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Hill and Wang
Farrar, Straus and Giroux
ISBN: 9780809087037304 Pages
Barnes & Noble
How the Personal Became Political In the Fight to Grant Women Civil Rights
They forever changed America: Lucy Stone, Susan B. Anthony, Elizabeth Cady Stanton, Frances Willard, Alice Paul. At their revolution's start in the 1840s, a woman's right to speak in public was questioned. By its conclusion in 1920, the victory in woman's suffrage had also encompassed the most fundamental rights of citizenship: the right to control wages, hold property, to contract, to sue, to testify in court. Their struggle was confrontational (women were the first to picket the White House for a political cause) and violent (women were arrested, jailed, and force-fed in prisons). And like every revolutionary before them, their struggle was personal.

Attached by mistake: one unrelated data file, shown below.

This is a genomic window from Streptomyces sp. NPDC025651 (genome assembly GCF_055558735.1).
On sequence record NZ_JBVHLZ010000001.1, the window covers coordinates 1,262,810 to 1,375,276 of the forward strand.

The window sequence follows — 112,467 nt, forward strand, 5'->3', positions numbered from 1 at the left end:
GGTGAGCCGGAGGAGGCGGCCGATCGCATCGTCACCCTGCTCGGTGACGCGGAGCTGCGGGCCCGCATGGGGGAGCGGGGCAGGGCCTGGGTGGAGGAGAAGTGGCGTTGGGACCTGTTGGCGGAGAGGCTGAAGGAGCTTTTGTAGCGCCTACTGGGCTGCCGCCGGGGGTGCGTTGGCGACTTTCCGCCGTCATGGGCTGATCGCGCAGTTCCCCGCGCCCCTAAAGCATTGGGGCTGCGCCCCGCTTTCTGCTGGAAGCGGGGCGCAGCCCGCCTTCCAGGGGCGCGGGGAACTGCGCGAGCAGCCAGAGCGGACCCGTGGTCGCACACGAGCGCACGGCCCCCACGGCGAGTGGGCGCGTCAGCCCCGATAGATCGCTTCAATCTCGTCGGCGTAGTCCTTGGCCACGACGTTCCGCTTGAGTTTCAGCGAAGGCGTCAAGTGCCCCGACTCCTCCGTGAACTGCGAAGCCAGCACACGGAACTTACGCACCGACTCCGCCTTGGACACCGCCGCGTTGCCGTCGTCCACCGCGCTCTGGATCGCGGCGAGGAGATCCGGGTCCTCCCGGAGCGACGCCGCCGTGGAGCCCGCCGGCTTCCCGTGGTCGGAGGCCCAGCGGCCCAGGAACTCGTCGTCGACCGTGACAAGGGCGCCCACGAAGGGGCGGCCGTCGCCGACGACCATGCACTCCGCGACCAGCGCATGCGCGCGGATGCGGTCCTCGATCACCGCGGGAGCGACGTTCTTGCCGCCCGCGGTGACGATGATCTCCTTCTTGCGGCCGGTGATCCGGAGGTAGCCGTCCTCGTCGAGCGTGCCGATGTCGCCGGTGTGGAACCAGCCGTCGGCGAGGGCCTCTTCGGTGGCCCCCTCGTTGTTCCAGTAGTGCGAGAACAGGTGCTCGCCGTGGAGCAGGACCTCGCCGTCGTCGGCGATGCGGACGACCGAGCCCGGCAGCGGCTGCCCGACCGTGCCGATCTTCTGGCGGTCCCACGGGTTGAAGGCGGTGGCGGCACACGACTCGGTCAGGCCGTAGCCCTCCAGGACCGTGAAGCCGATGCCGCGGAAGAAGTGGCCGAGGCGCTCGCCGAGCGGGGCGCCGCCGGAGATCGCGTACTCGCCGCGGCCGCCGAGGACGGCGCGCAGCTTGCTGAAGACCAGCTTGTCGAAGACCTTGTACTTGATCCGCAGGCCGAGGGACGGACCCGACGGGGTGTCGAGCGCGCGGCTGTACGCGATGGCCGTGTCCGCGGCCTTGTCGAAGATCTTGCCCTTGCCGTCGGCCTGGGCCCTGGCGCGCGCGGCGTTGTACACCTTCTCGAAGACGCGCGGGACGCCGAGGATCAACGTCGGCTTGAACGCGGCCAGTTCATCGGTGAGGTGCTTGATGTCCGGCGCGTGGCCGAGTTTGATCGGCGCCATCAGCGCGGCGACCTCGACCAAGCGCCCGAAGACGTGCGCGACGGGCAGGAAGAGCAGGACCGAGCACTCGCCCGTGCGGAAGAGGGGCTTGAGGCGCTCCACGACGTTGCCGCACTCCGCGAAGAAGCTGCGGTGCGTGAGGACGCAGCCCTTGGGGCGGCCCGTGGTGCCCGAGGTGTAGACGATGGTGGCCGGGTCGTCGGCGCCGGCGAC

For the first time, the eminent historian Jean H. Baker tellingly interweaves these women's private lives with their public achievements, presenting these revolutionary women in three dimensions, humanized, and marvelously approachable.
Christopher Awards - Winner
The Martyr and the Missionary: Lucy Stone and Henry Blackwell
By 1855 Lucy Stone had resisted the pleading of her suitor, Henry Blackwell, for three years. Ever since their chance...